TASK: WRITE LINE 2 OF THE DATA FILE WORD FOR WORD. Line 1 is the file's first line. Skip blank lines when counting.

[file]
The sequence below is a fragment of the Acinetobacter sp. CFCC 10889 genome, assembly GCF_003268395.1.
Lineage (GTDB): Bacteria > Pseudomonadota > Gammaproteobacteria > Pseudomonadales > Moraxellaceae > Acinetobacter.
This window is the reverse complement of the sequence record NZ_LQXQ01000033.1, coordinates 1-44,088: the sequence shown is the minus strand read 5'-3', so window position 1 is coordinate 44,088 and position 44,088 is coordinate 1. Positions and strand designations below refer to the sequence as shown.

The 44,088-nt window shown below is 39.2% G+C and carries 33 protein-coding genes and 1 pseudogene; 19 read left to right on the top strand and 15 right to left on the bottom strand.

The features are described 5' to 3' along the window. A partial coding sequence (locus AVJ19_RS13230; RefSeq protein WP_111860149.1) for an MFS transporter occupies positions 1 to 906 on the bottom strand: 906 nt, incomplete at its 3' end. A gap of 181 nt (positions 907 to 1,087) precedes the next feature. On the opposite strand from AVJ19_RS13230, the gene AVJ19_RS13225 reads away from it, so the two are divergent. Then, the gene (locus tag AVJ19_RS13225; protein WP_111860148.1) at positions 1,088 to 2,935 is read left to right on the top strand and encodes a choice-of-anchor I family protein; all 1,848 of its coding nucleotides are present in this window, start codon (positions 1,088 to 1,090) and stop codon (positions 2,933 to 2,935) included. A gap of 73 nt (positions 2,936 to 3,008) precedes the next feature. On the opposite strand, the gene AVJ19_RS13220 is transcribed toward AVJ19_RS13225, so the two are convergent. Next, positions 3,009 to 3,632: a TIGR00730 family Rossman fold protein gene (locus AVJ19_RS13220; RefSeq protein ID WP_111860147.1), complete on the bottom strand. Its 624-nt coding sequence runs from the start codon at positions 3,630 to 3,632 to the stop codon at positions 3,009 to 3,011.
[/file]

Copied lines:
Lineage (GTDB): Bacteria > Pseudomonadota > Gammaproteobacteria > Pseudomonadales > Moraxellaceae > Acinetobacter.